Oral Histories and Communal Teachings


It is easier to get distracted by who or what your ancestors were than to focus on who you are to become because of it.--Tatiana Skroskis, The Trap Witch

I may be old, but I ain't never forgot where I came from. -- Jessie Mayberry

When you teach people something, you become immortal.¹ -- Gonzo 247

The history of queerness is not exclusive to white people. ¹¹--Lovie Olivia

History is the way in which the present changes the past.¹² -- Roberto Tejada

¹Morrison, T. (2019). The source of self-regard : selected essays, speeches, and meditations  (First edition.). Alfred A. Knopf.


²Boggs, G., & Kurashige, S. (2012). The Next American Revolution : Sustainable Activism for the Twenty-First Century  (2nd ed.). University of California Press. https://doi.org/10.1525/9780520953390


³brown,  a, Rodriguez, & Piepzna-Samarasinha, L. (2019). Pleasure Activism: The Politics of Feeling Good. AK Press.


Bambara, T., & Lewis, T. (2012). Conversations with Toni Cade Bambara . University Press of Mississippi.


 Baldwin, J. (1995). The fire next time  (Modern Library edition.). Modern Library.


 Peck, R., & Baldwin, J. (2017). I am not your negro. Kino Lorber Edu.



Skroskis, T [@thetrapwitch]. (2020). It is easier to get distracted by who or what your ancestors were than to focus on who you are to become because of it. [Tweet]. Twitter.


Mayberry, J. (2021, March 14). Informal Conversation [Personal interview].


¹247, G. (2021, March 11). Informal Conversation [In-Class Discussion].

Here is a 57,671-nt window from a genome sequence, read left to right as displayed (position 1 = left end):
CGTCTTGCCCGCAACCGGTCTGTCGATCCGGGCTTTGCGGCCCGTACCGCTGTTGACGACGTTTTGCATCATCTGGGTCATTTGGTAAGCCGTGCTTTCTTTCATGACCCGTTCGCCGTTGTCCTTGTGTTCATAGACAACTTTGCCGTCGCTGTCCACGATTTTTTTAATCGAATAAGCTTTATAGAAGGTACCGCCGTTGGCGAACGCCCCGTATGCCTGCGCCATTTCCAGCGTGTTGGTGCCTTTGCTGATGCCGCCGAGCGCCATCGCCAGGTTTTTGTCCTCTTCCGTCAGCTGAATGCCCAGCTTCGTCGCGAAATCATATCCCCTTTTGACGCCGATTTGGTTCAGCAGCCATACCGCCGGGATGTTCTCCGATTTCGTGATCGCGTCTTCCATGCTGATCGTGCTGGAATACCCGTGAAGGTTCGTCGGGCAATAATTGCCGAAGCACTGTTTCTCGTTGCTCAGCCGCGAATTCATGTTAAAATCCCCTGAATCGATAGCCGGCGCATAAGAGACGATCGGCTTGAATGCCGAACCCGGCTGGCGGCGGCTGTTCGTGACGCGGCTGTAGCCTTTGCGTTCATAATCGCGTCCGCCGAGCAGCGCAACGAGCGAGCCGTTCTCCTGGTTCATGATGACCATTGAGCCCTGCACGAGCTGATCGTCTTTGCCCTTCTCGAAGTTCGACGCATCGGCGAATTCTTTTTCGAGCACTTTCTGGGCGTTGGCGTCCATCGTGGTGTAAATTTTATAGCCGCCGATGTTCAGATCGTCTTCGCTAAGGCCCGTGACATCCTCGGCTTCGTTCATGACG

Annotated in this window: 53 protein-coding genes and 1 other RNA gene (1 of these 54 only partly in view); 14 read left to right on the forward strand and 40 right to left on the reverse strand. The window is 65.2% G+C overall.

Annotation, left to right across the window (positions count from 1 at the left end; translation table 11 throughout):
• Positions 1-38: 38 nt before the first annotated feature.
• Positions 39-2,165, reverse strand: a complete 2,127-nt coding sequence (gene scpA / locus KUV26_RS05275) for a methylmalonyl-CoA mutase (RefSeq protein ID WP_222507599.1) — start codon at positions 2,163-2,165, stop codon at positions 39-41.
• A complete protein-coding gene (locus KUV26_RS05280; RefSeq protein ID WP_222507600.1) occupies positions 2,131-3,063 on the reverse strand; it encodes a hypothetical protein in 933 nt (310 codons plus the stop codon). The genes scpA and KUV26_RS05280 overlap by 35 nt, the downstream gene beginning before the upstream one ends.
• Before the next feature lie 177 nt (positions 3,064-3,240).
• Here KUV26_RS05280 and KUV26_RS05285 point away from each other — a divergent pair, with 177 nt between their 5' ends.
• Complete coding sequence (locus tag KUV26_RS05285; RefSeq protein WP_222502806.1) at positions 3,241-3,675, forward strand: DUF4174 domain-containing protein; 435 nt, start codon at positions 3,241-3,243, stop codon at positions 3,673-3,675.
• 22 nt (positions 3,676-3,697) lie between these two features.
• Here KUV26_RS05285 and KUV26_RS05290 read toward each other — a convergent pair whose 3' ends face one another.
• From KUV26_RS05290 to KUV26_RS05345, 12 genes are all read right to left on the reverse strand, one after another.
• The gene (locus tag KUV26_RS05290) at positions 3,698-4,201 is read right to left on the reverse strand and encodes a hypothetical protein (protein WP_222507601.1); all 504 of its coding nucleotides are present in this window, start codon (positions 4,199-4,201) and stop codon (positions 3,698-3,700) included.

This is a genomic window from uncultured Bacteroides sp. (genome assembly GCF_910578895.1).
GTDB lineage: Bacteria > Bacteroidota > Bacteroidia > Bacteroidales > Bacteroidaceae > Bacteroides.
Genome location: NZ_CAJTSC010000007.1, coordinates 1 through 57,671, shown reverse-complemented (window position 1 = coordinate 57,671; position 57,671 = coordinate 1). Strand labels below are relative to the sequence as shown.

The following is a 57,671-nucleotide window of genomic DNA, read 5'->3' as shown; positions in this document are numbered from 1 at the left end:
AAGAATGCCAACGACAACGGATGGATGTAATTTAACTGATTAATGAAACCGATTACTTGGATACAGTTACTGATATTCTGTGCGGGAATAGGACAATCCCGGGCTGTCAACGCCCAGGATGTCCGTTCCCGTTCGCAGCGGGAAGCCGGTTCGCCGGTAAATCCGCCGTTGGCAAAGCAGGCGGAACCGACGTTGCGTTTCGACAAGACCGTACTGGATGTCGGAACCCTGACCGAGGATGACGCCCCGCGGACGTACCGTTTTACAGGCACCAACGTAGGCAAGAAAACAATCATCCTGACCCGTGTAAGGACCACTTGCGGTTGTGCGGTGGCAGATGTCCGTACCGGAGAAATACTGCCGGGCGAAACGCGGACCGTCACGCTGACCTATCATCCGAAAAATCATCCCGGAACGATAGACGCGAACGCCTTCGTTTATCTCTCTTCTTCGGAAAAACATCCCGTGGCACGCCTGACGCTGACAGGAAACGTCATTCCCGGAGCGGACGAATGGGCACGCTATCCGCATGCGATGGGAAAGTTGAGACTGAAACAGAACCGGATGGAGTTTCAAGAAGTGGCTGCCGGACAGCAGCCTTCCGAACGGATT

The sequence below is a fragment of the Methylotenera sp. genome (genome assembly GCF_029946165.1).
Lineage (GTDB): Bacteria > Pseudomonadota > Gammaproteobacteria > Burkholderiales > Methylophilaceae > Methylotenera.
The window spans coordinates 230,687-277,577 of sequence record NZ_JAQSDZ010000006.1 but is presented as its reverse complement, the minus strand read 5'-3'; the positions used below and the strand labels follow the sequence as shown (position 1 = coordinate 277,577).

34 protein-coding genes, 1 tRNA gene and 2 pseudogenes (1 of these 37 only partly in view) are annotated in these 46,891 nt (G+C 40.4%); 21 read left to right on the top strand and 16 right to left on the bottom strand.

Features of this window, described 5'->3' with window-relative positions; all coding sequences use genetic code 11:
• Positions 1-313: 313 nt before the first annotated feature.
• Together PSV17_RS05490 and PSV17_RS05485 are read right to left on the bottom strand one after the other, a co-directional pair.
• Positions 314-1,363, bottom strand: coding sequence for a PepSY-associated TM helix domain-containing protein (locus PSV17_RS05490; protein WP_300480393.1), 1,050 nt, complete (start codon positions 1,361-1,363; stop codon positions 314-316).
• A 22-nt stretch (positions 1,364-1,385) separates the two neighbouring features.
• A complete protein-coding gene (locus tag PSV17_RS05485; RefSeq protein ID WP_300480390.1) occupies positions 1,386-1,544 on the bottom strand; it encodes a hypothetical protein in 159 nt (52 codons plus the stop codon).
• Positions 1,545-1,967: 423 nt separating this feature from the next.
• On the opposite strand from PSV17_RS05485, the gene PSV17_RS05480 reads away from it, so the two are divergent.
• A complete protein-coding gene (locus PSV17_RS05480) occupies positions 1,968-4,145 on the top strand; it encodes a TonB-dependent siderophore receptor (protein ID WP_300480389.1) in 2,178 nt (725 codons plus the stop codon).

¹¹Olivia, L. (2021, March 25). Informal Conversation [In-Class Discussion].


¹² Tejada, R. (2021, April 8). Informal Conversation [In-Class Discussion].


 

IV. Gratitude


I am grateful for Leah Woods Steamer (b. 1850), whose resilience seven generations ago lives on through me.


I am grateful for my grandparents, whose legacy inspires me.


I am grateful for my mother and father, whose love is evident.


I am grateful for my brother, whose presence is a gift.


I am grateful for Dr. Sharbreon Plummer’s ability to facilitate a safe space for inquiry, vulnerability, and learning.


I am grateful for Erica Gionfriddo’s gift of the repurposed methodology, “forever arriving”, originating from Deleuze and Guattari’s Body Without Organs.


I am grateful for Lyn C. Wiltshire, Charles O. Anderson, Yacov Shakur, Dr. Rebecca Rossen, Andrea Beckham, Gesel Mason, Dorothy O’Shea Overby, Erica Gionfriddo, Sara Paul, Millie Heckler, and Dr. Tina Curran for their scholarship and unyielding support.


I am grateful for every introduction, every farewell, and every “see you soon”.


I am grateful for you.


I am grateful for this life.


Àṣẹ.